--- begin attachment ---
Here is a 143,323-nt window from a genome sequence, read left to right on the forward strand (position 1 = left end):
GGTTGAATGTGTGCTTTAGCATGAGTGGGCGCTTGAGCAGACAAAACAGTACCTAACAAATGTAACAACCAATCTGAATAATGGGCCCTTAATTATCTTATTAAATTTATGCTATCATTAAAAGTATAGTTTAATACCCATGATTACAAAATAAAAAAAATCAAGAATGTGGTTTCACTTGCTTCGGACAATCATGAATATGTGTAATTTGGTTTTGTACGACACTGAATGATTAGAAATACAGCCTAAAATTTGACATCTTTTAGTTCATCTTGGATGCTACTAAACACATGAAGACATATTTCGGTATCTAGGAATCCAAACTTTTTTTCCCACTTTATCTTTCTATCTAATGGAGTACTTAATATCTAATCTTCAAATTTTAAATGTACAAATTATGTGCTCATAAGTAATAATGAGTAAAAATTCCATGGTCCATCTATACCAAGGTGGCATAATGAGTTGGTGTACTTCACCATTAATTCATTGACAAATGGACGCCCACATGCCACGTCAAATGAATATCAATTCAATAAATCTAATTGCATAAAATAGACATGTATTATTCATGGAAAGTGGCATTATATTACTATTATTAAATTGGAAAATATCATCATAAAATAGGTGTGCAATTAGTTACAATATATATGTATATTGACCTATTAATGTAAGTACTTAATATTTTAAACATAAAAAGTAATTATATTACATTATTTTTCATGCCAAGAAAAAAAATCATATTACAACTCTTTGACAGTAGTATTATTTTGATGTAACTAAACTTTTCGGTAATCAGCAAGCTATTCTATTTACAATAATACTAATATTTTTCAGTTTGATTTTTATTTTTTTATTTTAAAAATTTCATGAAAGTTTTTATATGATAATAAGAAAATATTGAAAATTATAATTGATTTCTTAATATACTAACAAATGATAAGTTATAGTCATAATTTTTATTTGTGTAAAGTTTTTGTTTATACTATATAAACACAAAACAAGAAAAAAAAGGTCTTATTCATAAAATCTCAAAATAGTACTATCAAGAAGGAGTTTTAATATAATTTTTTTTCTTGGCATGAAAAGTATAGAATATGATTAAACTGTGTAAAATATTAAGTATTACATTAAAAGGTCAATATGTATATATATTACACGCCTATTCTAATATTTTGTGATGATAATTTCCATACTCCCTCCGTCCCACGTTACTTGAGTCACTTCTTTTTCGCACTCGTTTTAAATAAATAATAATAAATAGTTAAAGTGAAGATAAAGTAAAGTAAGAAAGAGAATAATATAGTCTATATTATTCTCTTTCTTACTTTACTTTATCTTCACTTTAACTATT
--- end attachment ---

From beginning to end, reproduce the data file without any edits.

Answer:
Here is a 143,323-nt window from a genome sequence, read left to right on the forward strand (position 1 = left end):
GGTTGAATGTGTGCTTTAGCATGAGTGGGCGCTTGAGCAGACAAAACAGTACCTAACAAATGTAACAACCAATCTGAATAATGGGCCCTTAATTATCTTATTAAATTTATGCTATCATTAAAAGTATAGTTTAATACCCATGATTACAAAATAAAAAAAATCAAGAATGTGGTTTCACTTGCTTCGGACAATCATGAATATGTGTAATTTGGTTTTGTACGACACTGAATGATTAGAAATACAGCCTAAAATTTGACATCTTTTAGTTCATCTTGGATGCTACTAAACACATGAAGACATATTTCGGTATCTAGGAATCCAAACTTTTTTTCCCACTTTATCTTTCTATCTAATGGAGTACTTAATATCTAATCTTCAAATTTTAAATGTACAAATTATGTGCTCATAAGTAATAATGAGTAAAAATTCCATGGTCCATCTATACCAAGGTGGCATAATGAGTTGGTGTACTTCACCATTAATTCATTGACAAATGGACGCCCACATGCCACGTCAAATGAATATCAATTCAATAAATCTAATTGCATAAAATAGACATGTATTATTCATGGAAAGTGGCATTATATTACTATTATTAAATTGGAAAATATCATCATAAAATAGGTGTGCAATTAGTTACAATATATATGTATATTGACCTATTAATGTAAGTACTTAATATTTTAAACATAAAAAGTAATTATATTACATTATTTTTCATGCCAAGAAAAAAAATCATATTACAACTCTTTGACAGTAGTATTATTTTGATGTAACTAAACTTTTCGGTAATCAGCAAGCTATTCTATTTACAATAATACTAATATTTTTCAGTTTGATTTTTATTTTTTTATTTTAAAAATTTCATGAAAGTTTTTATATGATAATAAGAAAATATTGAAAATTATAATTGATTTCTTAATATACTAACAAATGATAAGTTATAGTCATAATTTTTATTTGTGTAAAGTTTTTGTTTATACTATATAAACACAAAACAAGAAAAAAAAGGTCTTATTCATAAAATCTCAAAATAGTACTATCAAGAAGGAGTTTTAATATAATTTTTTTTCTTGGCATGAAAAGTATAGAATATGATTAAACTGTGTAAAATATTAAGTATTACATTAAAAGGTCAATATGTATATATATTACACGCCTATTCTAATATTTTGTGATGATAATTTCCATACTCCCTCCGTCCCACGTTACTTGAGTCACTTCTTTTTCGCACTCGTTTTAAATAAATAATAATAAATAGTTAAAGTGAAGATAAAGTAAAGTAAGAAAGAGAATAATATAGTCTATATTATTCTCTTTCTTACTTTACTTTATCTTCACTTTAACTATT